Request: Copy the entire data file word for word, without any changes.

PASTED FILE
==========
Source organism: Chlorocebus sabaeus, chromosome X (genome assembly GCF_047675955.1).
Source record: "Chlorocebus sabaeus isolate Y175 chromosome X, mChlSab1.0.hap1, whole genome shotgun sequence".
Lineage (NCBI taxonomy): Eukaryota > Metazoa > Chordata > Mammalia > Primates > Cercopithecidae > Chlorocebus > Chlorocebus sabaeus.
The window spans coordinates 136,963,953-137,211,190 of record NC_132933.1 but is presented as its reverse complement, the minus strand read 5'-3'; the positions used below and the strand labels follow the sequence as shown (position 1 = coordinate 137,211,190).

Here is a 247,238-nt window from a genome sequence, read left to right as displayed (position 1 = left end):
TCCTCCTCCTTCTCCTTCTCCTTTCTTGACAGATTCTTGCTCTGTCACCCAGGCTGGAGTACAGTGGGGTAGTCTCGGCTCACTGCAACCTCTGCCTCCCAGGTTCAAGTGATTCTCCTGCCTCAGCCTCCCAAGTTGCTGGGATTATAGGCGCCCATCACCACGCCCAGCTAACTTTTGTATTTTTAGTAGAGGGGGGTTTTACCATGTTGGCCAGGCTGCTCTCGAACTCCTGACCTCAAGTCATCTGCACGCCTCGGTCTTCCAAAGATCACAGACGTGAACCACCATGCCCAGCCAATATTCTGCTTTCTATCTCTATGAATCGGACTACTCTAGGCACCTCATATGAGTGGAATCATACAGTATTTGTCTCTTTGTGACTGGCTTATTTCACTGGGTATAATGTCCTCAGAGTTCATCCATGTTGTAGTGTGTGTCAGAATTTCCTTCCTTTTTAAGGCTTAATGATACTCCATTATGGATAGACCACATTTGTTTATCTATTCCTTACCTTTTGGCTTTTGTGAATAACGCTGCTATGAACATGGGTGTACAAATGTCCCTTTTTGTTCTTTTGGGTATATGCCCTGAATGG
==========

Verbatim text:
Source organism: Chlorocebus sabaeus, chromosome X (genome assembly GCF_047675955.1).
Source record: "Chlorocebus sabaeus isolate Y175 chromosome X, mChlSab1.0.hap1, whole genome shotgun sequence".
Lineage (NCBI taxonomy): Eukaryota > Metazoa > Chordata > Mammalia > Primates > Cercopithecidae > Chlorocebus > Chlorocebus sabaeus.
The window spans coordinates 136,963,953-137,211,190 of record NC_132933.1 but is presented as its reverse complement, the minus strand read 5'-3'; the positions used below and the strand labels follow the sequence as shown (position 1 = coordinate 137,211,190).

Here is a 247,238-nt window from a genome sequence, read left to right as displayed (position 1 = left end):
TCCTCCTCCTTCTCCTTCTCCTTTCTTGACAGATTCTTGCTCTGTCACCCAGGCTGGAGTACAGTGGGGTAGTCTCGGCTCACTGCAACCTCTGCCTCCCAGGTTCAAGTGATTCTCCTGCCTCAGCCTCCCAAGTTGCTGGGATTATAGGCGCCCATCACCACGCCCAGCTAACTTTTGTATTTTTAGTAGAGGGGGGTTTTACCATGTTGGCCAGGCTGCTCTCGAACTCCTGACCTCAAGTCATCTGCACGCCTCGGTCTTCCAAAGATCACAGACGTGAACCACCATGCCCAGCCAATATTCTGCTTTCTATCTCTATGAATCGGACTACTCTAGGCACCTCATATGAGTGGAATCATACAGTATTTGTCTCTTTGTGACTGGCTTATTTCACTGGGTATAATGTCCTCAGAGTTCATCCATGTTGTAGTGTGTGTCAGAATTTCCTTCCTTTTTAAGGCTTAATGATACTCCATTATGGATAGACCACATTTGTTTATCTATTCCTTACCTTTTGGCTTTTGTGAATAACGCTGCTATGAACATGGGTGTACAAATGTCCCTTTTTGTTCTTTTGGGTATATGCCCTGAATGG